All eligible petitioners who, due solely to the cap, are not granted U-1 nonimmigrant status must be placed on a waiting list and receive written notice of such placement. Priority on the waiting list will be determined by the date the petition was filed with the oldest petitions receiving the highest priority. In the next fiscal year, USCIS will issue a number to each petition on the waiting list, in the order of highest priority, providing the petitioner remains admissible and eligible for U nonimmigrant status. After U-1 nonimmigrant status has been issued to qualifying petitioners on the waiting list, any remaining U-1 nonimmigrant numbers for that fiscal year will be issued to new qualifying petitioners in the order that the petitions were properly filed. USCIS will grant deferred action or parole to U-1 petitioners and qualifying family members while the U-1 petitioners are on the waiting list. USCIS, in its discretion, may authorize employment for such petitioners and qualifying family members.
Why can’t the USCIS do the same with H-1B petitions by granting beneficiaries of H-1B petitions deferred action if they are within the United States or paroling them if they are overseas, along with discretionary work authorization? The grant of deferred action or parole of H-1B beneficiaries would be strictly conditioned on the basis that the employer would comply with the terms and conditions of the H-1B petition and the attestations made in the underlying Labor Condition application. Critics of the H-1B petition, and there are obviously many, will howl and shriek that this is an end run around the annual H-1B limitation imposed by Congress. But such criticism could be equally applicable to U visa applicants in queue, who are nevertheless allowed to remain in the United States. Of course, a compelling argument can be made for placing U visa beneficiaries on a waiting list through executive action, who are the unfortunate victims of serious crimes, as Congress likely intended that they be in the United States to aid criminal investigations and prosecutions. While H-1B wait listed applicants may not be in the same compelling situation as U visa applicants, a forceful argument can be made that many H-1B visa recipients contribute to the economic growth of the United States in order to justify being wait listed and receiving an interim benefit.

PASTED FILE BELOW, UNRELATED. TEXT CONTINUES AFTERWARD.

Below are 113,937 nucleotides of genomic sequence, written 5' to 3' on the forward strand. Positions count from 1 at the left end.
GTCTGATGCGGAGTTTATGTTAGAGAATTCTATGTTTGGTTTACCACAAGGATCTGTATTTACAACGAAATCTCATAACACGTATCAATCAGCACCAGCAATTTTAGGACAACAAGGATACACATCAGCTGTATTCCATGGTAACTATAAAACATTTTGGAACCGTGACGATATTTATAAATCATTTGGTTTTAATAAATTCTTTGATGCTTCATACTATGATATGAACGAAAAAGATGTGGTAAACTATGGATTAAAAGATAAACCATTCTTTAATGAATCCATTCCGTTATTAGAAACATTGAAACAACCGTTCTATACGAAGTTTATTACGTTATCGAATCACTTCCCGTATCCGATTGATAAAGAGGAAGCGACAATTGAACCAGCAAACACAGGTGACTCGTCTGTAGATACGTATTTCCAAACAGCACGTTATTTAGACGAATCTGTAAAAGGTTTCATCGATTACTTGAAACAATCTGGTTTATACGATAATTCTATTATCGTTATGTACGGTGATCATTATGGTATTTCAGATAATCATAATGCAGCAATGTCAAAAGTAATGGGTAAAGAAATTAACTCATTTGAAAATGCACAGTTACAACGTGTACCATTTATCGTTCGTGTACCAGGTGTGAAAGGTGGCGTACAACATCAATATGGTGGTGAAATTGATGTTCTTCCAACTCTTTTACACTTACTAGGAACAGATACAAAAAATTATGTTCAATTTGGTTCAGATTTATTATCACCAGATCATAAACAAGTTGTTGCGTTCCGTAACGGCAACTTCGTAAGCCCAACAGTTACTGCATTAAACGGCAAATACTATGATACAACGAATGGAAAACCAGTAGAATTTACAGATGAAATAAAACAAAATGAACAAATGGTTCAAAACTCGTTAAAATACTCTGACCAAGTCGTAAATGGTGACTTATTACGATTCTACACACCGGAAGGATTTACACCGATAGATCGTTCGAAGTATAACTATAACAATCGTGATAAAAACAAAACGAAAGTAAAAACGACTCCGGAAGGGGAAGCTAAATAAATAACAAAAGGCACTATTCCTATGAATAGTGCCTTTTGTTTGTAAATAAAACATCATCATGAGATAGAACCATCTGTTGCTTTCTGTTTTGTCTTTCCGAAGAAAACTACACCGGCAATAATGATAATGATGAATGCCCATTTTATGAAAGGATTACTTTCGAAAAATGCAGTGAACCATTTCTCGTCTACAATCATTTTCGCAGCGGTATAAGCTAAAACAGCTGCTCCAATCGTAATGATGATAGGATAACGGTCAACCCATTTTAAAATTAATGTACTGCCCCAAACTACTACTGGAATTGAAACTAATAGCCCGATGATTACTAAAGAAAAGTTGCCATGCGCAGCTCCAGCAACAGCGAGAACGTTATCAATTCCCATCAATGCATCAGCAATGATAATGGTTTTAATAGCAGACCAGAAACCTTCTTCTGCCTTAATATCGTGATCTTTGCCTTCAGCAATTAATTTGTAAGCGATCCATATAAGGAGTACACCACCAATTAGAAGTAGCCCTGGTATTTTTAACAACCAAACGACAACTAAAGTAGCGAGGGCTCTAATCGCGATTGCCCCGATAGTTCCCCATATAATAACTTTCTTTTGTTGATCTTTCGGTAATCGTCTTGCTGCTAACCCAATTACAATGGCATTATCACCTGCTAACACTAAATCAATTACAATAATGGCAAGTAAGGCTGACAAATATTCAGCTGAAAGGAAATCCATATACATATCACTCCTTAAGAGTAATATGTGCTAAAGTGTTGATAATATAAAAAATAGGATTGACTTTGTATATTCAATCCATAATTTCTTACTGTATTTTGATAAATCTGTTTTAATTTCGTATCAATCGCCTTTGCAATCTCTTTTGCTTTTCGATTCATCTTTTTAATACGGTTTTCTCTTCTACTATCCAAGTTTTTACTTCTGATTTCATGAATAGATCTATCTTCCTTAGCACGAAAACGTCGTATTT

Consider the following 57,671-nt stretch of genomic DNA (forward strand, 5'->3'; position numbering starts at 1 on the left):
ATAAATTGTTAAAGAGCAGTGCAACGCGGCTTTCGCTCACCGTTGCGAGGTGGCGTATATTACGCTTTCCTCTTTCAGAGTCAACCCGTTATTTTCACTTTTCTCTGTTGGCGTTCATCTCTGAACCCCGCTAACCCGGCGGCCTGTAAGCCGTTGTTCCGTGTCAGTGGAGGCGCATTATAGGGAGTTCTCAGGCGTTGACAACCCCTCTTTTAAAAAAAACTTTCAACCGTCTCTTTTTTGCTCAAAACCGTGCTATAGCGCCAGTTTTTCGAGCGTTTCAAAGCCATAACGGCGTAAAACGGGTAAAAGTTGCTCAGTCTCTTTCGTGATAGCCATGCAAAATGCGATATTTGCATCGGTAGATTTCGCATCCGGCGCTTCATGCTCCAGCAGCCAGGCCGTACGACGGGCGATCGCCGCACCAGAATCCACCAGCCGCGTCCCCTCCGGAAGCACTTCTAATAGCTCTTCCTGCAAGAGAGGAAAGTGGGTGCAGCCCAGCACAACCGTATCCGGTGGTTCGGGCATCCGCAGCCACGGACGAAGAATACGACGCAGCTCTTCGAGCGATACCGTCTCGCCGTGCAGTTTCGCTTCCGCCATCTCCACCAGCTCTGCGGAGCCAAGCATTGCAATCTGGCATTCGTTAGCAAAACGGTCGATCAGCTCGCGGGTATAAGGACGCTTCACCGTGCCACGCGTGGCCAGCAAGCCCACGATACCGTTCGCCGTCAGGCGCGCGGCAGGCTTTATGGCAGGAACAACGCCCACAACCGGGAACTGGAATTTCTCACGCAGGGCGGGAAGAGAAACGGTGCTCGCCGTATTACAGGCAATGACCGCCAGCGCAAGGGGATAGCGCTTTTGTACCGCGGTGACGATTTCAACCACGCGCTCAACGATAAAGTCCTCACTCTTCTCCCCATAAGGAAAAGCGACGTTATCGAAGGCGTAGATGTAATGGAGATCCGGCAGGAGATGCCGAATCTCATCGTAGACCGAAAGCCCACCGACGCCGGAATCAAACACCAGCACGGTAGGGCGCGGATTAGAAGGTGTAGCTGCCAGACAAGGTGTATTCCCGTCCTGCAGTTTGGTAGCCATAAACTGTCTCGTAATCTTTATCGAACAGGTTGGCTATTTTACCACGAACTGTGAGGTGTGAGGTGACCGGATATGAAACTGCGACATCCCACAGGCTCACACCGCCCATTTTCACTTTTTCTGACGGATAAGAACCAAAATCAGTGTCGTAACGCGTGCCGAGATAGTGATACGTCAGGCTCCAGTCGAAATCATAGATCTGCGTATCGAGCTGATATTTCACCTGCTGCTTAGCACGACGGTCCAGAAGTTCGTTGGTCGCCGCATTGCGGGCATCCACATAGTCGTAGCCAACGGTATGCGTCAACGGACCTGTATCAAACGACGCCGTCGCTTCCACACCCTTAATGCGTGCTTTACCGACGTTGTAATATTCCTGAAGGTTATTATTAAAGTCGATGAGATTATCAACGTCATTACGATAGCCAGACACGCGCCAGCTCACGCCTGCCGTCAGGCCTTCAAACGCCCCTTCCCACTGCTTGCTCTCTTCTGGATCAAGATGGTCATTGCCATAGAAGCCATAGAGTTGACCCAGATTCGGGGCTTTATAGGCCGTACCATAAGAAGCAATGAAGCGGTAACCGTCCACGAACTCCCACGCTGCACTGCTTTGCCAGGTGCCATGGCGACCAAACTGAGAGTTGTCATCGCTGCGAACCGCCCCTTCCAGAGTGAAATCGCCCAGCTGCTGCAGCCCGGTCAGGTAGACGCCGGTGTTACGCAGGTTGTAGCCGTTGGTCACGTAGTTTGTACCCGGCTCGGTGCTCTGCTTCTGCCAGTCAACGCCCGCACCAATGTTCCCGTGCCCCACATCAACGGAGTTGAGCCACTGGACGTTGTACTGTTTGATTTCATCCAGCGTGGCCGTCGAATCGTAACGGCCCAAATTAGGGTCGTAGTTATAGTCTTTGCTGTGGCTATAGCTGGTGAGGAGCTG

If the administration feels nervous about being further sued, after being forced to dismantle the H-1B lottery, perhaps it can limit the grant of deferred action or parole to those H-1B wait listed beneficiaries who can demonstrate that their inability to be in the United States and work for their employers will not be in the public interest. Or perhaps, those who are already in the United States, such as STEM (Science, Technology, Engineering and Math) students who have received Optional Practical Training, and are making significant contributions, be granted deferred action as wait listed H-1B beneficiaries. Such deferred action should only be granted if they are well within the three year term of the approved H-1B petition. If the administration wishes to narrow the criteria further, it could give preference to those H-1B beneficiaries for whom the employer has started the green card process on their behalf.
While this proposal will likely not get a standing ovation on first brush, and the best solution is for Congress to either expand the H-1B cap or get rid of it altogether, it is important to take comfort in Victor Hugo’s famous words – “Nothing is more powerful than an idea whose time has come.” Who would have imagined a few years ago that those who had come to the United States prior to the age of 16 and were not in status would receive deferred action and be flaming successes today? Or who would have imagined that H-4 spouses could seek work authorization or that beneficiaries of I-140 petitions who are caught in the green card employment-based backlogs are likely to be able to apply for work authorization, even if the circumstances are less than perfect, under a proposed rule? Of course, it goes without saying that executive action is no substitute for action by Congress. Any skilled worker immigration reform proposal must not just increase the number of H-1B visas but must also eliminate the horrendous green card backlogs in the employment-based preferences for those born in India and China. But until Congress acts, it is important to press the administration with good ideas, and to build upon brilliant ideas proposed by others. Good ideas never disappear, and have the uncanny knack of resurfacing again and again, until they come into fruition to benefit deserving immigrants who contribute to America.